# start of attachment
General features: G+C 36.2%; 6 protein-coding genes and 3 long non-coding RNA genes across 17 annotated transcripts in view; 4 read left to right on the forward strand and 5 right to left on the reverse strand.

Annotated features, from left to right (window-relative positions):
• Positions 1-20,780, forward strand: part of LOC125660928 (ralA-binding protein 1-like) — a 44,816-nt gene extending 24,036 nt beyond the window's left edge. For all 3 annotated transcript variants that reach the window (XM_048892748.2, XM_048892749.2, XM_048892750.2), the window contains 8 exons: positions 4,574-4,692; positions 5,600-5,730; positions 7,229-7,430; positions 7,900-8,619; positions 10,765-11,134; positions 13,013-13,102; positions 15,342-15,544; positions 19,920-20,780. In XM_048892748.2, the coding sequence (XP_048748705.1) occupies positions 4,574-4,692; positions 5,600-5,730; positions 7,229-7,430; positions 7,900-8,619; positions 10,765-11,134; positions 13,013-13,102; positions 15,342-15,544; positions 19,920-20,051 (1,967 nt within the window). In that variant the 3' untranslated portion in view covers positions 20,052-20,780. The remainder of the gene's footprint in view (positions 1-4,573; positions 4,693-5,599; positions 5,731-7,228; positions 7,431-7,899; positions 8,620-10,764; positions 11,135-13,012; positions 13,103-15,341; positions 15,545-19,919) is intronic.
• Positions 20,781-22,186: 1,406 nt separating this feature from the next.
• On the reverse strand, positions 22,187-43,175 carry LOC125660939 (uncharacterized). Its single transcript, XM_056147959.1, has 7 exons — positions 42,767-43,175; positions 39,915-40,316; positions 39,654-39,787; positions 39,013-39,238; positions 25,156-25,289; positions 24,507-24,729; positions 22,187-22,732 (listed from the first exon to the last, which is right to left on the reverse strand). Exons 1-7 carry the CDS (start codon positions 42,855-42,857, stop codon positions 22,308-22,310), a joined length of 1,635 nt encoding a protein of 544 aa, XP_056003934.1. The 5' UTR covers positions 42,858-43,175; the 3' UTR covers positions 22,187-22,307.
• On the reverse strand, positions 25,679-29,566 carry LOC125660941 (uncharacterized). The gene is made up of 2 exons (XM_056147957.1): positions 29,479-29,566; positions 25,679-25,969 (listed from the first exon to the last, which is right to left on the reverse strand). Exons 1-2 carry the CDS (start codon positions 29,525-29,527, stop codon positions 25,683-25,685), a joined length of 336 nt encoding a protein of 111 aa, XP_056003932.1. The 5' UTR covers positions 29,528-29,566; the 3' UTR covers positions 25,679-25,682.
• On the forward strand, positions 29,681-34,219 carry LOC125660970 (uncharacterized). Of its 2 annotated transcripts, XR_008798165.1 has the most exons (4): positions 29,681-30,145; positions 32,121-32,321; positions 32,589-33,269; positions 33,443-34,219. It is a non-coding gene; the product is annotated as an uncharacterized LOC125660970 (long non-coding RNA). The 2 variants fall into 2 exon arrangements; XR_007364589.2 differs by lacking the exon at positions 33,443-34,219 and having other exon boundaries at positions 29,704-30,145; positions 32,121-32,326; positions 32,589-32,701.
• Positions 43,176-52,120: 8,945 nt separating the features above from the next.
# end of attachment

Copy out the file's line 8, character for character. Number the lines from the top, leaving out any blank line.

• Positions 43,176-52,120: 8,945 nt separating the features above from the next.